Book review – Mr Darwin’s Gardener by Kristina Carlson

Mr Darwin's GardenerWriting the first paragraph of a novel is an artform in itself. At the very least it must intrigue the reader sufficiently to make them hunger for the remainder of the story, while setting the tone for the pages that follow.

Mr Darwin’s Gardener achieves this with unwavering audacity, opening with the sentence: ‘Edwin lopes along the road, picking his nose’, before spilling into the degenerate mockery of the jackdaws surveying the scene.

It’s an unconventional start that makes what follows – a drifting narrative that alights in the minds and thoughts of the residents of the Kent village of Downe – easier than you might expect to absorb and devour. Continue reading

The season of mellow fruitfulness

Azienda Agricola Tenuta degli Angeli mushrooms cr Judy DarleyJohn Keats’ wistful description of this time of year has been utilised so often and by so many that it’s almost slipped into the arena of clichés. Yet what is a cliché but an example of someone who’s said something so succinctly we all borrow and steal their phrase time and again?

Puddle cr Judy Darley

As the first leaves start to turn gold and fall from the tree, a faint dread grips me. While the rising fragrance of the woodland and the crimson encroaching on the greens please me aesthetically, it’s what they lead to that fill me with dread. The long, endlessly long, dark and cold winter.

Last year winter stretched right until May, which was fairly dispiriting even for people who unlike me aren’t mainly solar powered. When it came, summer was truly gorgeous and exceptional, but far too short – I’m not ready to say goodbye!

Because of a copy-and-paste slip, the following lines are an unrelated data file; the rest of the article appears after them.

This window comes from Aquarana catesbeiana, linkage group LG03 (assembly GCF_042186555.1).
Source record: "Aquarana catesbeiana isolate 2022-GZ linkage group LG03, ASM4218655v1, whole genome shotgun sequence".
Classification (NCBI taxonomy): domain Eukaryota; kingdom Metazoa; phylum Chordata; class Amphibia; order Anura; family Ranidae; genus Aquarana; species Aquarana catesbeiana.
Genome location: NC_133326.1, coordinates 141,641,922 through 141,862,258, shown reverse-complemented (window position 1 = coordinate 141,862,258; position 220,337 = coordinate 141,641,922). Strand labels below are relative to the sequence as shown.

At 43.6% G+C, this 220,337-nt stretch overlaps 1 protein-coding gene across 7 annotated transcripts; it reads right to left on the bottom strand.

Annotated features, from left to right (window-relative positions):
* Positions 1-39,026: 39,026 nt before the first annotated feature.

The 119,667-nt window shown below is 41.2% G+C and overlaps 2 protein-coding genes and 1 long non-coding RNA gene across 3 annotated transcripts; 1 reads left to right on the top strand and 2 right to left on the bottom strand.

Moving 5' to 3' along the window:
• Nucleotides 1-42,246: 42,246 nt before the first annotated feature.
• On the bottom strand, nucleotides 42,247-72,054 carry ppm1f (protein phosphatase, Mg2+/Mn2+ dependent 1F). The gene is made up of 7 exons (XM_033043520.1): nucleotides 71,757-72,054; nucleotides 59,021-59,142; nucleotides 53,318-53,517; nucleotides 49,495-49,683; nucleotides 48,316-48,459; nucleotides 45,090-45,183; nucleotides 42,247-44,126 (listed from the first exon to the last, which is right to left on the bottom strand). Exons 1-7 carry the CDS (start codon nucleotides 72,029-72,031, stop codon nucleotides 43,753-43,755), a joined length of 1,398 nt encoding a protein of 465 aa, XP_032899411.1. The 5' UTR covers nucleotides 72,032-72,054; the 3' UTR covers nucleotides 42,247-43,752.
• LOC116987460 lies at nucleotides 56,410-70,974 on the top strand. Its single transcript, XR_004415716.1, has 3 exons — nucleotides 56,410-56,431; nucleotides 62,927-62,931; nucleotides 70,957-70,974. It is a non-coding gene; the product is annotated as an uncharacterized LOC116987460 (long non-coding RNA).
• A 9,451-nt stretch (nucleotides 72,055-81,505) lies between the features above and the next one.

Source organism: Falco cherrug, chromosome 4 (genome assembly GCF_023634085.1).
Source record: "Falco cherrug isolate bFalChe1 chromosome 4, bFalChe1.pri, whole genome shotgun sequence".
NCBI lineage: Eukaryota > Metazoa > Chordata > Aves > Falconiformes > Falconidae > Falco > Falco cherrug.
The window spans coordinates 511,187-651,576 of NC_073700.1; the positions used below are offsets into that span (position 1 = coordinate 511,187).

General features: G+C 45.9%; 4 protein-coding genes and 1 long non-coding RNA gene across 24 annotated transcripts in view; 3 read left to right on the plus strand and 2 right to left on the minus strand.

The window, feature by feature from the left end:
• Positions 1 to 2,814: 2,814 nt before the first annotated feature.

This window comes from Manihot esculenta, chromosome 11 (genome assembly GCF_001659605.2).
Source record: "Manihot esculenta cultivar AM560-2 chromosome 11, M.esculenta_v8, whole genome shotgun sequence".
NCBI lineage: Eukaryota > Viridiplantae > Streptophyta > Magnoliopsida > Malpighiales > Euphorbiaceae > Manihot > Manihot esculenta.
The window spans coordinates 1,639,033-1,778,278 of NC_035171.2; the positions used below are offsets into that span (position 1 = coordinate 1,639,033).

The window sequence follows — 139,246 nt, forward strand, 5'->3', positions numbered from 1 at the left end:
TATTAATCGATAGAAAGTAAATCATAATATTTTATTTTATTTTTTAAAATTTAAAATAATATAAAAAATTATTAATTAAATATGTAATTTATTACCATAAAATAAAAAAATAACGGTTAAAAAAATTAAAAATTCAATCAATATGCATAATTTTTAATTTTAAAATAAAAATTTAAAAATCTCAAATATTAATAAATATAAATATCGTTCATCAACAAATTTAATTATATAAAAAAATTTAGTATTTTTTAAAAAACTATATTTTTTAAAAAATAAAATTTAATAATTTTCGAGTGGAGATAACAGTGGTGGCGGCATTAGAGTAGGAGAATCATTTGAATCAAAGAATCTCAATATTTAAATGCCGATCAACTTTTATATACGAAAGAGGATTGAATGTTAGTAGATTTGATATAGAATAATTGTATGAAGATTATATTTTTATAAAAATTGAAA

And yet, Keats was right, this is a season of fruitfulness, for writers no less that farmers.

Change is always a good instigator of creative ideas, and even the change in seasons can be valuable, if only in prompting a change in focus and pace.

As the days get shorter, and the weather less inviting, staying in to write seems more inviting than ever. Snug woollens and a laptop definitely seem like a good match, and if all else fails there are always fingerless gloves to help out.

It’s also a good season for reading – discovering new exciting writers and reacquainting yourself with old favourites. And if the writing gets stale, few things help better than a crisp cold country walk or run enjoying the sight of the changing leaves.

Here are a few others that might help

Reasons to celebrate autumn

Dawn happening late enough for me to glimpse it

Autumn sunsetGolden skies that stretch forever

Country walk cr Judy DarleyFewer people about to disturb thoughtful strolls and runs
Less sun-glare on the laptop screen
F
oraging for autumn berries

Cherry red cherry tree cr Judy DarleyThe splendour of crimson leaves
The pleasure of cuddling up on the sofa as rain lashes the window
Fewer festivals, fetes, barbecues and other distractions
More dreamtime…

Mid-week writing prompt – seaside contemplation

There’s something about seeing someone absorbed in contemplation that is deeply intriguing. Add to that a gorgeous backdrop of sea and sky, and I’m hooked.

Gyllenvase Beach, Cornwall cr Judy Darley

Not to mention the intrigue of the kayakers in the water beyond. Are these three people linked in some way, or is the man on the shore entirely separate? Is he merely thinking about what he wants to have for tea, putting off going home for some reason, or plotting lord-only-knows what?

If this image prompts you to write something, I’d love to know. Just send an email to Judy(at)socket creative.com.